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Commencement | Commencement

A Mystical Poet and An American Novelist

4.24.14


Donald Revell will be the poet, and Andrea Barrett the orator, at the Phi Beta Kappa (PBK) Literary Exercises—the first formal community event of Commencement week and, in many respects, the intellectual core of the festivities for College seniors and their families. Students elected to PBK will also honor faculty members for outstanding teaching during the ceremony. The exercises are scheduled for 11 a.m. on Tuesday, May 27, in Sanders Theatre.

A Mystical Poet

Born in the Bronx, Revell is best known for his first collection of poems, From Abandoned Cities (1983), a National Poetry Series winner. Although originally a formalist poet, his more recent work tends to be in free verse and has moved toward “a yearning for transparency and innocence,” according to his biography on the Poetry Foundation website. Immersed in the work of Henry David Thoreau and William Carlos Williams, Revell’s poetry is “seriously Christian but not doctrinaire, mystical without setting intellect aside, angry over political matters without ever growing stale or shrill, and more often joyful than any other living poet of his powers,” writes critic and Harvard professor of English Stephen Burt in that profile, noting that in A Thief of Strings (2007), Revell “may have constructed the only language of ecstasy that makes sense for our secular, self-doubting age.”

“If I were in charge of [graduate-school] admissions, I'd replace the GRE with a simple test: Make a good bowl of soup,” Revell said in an interview with “Poets and Writers” in 2002. “In my workshops, we work simply to cut out any lines or phrases that are not literally true. We ask the poem to stand by its words. We ask each other to stand by our words. We urge one another to be good, trusting the poems to follow suit. Only a good human can write a good poem.”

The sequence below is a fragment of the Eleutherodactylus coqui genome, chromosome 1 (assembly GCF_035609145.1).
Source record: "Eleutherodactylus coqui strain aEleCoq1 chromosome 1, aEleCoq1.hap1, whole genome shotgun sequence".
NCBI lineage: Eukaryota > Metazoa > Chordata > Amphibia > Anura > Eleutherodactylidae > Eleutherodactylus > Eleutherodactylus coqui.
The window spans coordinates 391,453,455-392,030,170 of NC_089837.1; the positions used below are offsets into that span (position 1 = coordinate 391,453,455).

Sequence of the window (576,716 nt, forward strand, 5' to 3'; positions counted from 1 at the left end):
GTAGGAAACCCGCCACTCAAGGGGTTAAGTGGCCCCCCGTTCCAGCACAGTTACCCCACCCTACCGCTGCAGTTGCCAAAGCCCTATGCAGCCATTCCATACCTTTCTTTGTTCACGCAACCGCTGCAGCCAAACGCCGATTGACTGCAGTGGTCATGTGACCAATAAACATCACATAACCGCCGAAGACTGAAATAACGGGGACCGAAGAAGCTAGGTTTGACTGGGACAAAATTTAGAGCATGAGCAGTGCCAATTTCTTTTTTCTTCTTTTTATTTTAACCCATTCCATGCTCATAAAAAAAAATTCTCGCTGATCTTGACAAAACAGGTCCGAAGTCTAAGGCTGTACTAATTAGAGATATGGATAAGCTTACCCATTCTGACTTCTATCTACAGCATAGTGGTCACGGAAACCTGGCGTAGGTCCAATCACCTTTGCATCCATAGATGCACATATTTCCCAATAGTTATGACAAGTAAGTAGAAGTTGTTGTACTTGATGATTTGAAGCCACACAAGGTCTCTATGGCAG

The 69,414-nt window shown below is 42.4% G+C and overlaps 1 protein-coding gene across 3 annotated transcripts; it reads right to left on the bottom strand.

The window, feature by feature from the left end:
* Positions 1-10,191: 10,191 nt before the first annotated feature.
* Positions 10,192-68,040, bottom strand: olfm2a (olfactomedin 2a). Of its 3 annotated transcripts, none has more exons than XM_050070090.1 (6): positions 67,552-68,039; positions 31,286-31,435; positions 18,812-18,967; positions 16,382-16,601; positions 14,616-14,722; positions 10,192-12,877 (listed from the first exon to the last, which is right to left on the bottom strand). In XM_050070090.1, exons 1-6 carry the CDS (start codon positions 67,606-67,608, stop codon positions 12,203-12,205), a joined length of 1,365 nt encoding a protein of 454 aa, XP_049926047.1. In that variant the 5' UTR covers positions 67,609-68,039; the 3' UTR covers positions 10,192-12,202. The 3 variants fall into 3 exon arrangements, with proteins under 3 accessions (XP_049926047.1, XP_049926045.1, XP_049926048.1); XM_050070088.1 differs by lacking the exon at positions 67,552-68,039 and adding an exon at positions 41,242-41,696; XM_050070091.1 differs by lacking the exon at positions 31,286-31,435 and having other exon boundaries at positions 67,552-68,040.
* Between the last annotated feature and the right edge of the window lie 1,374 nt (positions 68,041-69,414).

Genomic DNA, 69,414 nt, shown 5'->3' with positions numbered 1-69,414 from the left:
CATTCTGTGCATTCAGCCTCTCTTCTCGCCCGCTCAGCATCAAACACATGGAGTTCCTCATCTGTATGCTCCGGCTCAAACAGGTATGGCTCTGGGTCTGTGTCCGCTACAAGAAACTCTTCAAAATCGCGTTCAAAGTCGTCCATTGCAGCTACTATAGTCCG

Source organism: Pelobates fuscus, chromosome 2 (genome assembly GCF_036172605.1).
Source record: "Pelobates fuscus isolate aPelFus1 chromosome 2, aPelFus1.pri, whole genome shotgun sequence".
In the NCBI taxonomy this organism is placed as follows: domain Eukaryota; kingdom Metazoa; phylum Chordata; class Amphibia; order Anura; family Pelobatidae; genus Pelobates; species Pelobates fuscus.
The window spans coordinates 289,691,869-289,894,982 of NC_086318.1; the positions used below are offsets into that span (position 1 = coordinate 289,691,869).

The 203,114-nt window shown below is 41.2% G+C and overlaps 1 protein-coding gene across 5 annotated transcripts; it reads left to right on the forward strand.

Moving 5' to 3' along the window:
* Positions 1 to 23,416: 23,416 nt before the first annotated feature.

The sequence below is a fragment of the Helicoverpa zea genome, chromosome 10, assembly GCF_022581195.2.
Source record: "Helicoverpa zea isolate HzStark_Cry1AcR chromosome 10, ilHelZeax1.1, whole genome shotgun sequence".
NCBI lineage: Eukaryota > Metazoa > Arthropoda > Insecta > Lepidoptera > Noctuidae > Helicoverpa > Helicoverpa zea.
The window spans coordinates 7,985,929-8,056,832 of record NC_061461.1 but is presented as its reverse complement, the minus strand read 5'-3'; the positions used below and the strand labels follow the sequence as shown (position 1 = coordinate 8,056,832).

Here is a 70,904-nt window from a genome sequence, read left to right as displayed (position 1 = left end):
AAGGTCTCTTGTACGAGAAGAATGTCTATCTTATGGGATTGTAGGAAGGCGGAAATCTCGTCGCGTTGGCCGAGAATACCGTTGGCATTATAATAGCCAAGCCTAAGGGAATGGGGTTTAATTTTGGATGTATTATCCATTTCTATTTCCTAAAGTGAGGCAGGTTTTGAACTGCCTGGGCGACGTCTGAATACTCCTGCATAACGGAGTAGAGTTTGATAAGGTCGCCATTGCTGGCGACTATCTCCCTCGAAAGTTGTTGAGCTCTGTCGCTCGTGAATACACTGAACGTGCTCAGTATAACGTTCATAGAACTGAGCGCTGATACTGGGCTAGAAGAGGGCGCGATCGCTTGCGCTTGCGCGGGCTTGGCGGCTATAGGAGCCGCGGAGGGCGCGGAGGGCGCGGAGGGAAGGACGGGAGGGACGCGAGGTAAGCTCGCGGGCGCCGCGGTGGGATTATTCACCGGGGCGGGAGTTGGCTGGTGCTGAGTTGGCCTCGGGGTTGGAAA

Revell, who teaches at the University of Nevada, Las Vegas, won the 2004 Lenore Marshall Award and is a two-time winner of the PEN Center USA Award in poetry. He has also received the Gertrude Stein Award, two Shestack Prizes, two Pushcart Prizes, and fellowships from the National Endowment for the Arts, as well as from the Ingram Merrill and Guggenheim Foundations. His most recent books include The Bitter Withy (2009) and a translation of Arthur Rimbaud’s A Season in Hell (2007).

An American Novelist

Well known as a writer of historical fiction, Barrett was born in Boston and began writing seriously in her thirties, but remained relatively unknown until Ship Fever, a collection short stories, won the National Book Award in 1996. Barrett’s work reflects her lifelong interest in science—particularly women in science; many of her characters are nineteenth-century biologists. She was awarded a MacArthur Fellowship in 2001.

As in the work of William Faulkner, some of her characters appear in more than one story or novel, according to her website: “Although each novel and story is self-contained, the reader comprehends an added dimension when familiar with the characters’ previous histories.” Discussing what made her become a writer, she told The Paris Review in 2003:

I’ve never known a writer who didn’t feel ill at ease in the world. Have you? We all feel unhoused in some sense. That’s part of why we write. We feel we don’t fit in, that this world is not our world, that though we may move in it, we’re not of it. Different experiences in our lives may enforce or ameliorate that, but I think if they ameliorate it totally, we stop writing. You don’t need to write a novel if you feel at home in the world. We write about the world because it doesn’t make sense to us. Through writing, maybe we can penetrate it, elucidate it, somehow make it comprehensible. If I had ever found the place where I was perfectly at home, who knows what I would have done? Maybe I would have been a biologist after all. No great loss if that had been the case, but it didn’t work out that way.

Barrett was a finalist for the 2003 Pulitzer Prize for Fiction for Servants of the Map, and in 2013, her novel Archangel was a finalist for the 2013 Story Prize. Her fiction and essays have been selected for Best American Short Stories, Best American Science Writing, Best American Essays, the PEN/O. Henry Prize Stories, and other anthologies. She teaches at Williams College and in the Warren Wilson College MFA Program for Writers in North Carolina. 

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